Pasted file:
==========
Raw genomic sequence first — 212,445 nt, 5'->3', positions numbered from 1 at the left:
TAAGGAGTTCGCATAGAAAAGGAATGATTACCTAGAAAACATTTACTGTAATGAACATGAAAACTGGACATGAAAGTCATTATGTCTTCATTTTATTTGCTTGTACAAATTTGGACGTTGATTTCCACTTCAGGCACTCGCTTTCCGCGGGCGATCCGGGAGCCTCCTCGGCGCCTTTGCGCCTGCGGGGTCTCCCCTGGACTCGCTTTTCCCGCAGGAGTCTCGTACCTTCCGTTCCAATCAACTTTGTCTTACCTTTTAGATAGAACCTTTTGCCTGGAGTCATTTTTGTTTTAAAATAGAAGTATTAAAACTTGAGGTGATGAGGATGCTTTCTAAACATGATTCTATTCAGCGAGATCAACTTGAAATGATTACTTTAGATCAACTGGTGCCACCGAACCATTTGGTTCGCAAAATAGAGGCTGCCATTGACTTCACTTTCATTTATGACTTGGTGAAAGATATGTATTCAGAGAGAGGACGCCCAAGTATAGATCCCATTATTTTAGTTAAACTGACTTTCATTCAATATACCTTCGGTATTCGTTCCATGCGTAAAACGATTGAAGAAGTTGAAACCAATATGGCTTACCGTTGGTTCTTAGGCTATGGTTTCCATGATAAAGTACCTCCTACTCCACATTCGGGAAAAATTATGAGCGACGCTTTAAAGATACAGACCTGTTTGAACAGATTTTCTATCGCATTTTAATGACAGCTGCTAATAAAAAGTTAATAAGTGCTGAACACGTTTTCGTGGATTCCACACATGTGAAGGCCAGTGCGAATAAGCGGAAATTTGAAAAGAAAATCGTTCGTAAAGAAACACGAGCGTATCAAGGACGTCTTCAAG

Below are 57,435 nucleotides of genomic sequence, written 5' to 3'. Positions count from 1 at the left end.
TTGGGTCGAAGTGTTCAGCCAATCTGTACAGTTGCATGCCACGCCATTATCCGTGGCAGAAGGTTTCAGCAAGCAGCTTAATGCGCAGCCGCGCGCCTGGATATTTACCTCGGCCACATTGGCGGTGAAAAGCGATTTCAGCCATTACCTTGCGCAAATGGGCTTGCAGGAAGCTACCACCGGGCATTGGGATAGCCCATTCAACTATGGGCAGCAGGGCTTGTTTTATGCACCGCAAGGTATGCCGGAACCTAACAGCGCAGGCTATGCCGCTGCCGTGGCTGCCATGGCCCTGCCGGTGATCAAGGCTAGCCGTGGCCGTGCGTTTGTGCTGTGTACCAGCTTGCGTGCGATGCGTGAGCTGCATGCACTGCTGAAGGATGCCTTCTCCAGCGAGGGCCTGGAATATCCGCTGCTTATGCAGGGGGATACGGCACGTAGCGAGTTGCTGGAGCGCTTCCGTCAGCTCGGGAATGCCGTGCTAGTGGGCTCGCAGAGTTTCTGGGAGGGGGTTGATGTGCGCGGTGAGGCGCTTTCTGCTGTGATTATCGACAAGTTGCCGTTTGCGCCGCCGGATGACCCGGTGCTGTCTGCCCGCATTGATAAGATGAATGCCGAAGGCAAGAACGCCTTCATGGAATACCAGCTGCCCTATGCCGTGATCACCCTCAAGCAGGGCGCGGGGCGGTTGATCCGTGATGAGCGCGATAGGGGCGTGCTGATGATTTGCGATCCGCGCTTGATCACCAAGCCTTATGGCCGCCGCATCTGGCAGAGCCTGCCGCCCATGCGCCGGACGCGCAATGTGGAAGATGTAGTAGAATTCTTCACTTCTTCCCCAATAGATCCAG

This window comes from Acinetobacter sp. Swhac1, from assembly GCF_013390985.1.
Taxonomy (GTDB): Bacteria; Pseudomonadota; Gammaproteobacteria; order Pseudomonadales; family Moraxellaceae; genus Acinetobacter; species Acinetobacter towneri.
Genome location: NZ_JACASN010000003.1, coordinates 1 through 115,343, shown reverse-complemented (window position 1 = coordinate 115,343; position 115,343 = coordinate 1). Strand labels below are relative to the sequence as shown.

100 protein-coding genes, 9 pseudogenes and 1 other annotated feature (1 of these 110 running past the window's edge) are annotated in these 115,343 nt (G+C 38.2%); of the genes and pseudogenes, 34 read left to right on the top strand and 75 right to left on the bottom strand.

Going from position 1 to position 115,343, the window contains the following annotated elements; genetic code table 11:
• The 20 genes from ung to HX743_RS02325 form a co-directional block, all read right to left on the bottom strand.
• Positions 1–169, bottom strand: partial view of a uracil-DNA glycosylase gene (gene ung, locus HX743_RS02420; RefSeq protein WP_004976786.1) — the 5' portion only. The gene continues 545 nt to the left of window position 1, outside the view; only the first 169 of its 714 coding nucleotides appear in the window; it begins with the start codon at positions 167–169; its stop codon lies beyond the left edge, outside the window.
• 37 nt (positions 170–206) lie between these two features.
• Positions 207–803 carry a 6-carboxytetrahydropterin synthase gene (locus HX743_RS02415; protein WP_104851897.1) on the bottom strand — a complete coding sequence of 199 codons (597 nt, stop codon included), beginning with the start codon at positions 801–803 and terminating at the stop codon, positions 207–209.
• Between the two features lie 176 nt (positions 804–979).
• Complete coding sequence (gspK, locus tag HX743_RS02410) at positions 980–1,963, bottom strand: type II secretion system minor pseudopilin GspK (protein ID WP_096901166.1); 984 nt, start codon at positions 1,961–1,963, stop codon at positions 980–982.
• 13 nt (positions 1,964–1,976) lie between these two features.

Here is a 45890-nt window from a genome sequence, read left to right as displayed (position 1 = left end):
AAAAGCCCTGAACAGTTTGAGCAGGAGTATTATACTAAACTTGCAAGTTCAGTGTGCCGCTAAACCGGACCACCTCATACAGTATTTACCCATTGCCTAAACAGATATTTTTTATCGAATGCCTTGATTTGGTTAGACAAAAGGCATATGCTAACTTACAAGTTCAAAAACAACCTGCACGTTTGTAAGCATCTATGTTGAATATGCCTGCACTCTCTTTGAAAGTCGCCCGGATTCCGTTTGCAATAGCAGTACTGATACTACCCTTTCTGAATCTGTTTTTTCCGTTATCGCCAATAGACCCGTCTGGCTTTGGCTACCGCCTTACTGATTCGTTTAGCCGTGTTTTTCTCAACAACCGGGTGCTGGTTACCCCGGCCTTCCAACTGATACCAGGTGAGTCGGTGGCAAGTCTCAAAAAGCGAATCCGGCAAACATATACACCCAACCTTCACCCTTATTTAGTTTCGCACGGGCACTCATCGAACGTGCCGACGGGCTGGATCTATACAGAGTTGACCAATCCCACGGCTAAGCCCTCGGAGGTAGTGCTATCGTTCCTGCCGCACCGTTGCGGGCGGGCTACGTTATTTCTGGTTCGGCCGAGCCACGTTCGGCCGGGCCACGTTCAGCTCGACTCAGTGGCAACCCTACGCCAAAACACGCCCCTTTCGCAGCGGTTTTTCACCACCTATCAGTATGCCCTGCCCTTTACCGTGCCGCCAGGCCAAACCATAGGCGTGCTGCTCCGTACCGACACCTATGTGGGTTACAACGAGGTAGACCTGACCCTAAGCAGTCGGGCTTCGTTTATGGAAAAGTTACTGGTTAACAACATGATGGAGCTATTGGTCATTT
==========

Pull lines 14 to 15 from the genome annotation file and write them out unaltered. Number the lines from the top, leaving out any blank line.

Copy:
• Between the two features lie 176 nt (positions 804–979).
• Complete coding sequence (gspK, locus tag HX743_RS02410) at positions 980–1,963, bottom strand: type II secretion system minor pseudopilin GspK (protein ID WP_096901166.1); 984 nt, start codon at positions 1,961–1,963, stop codon at positions 980–982.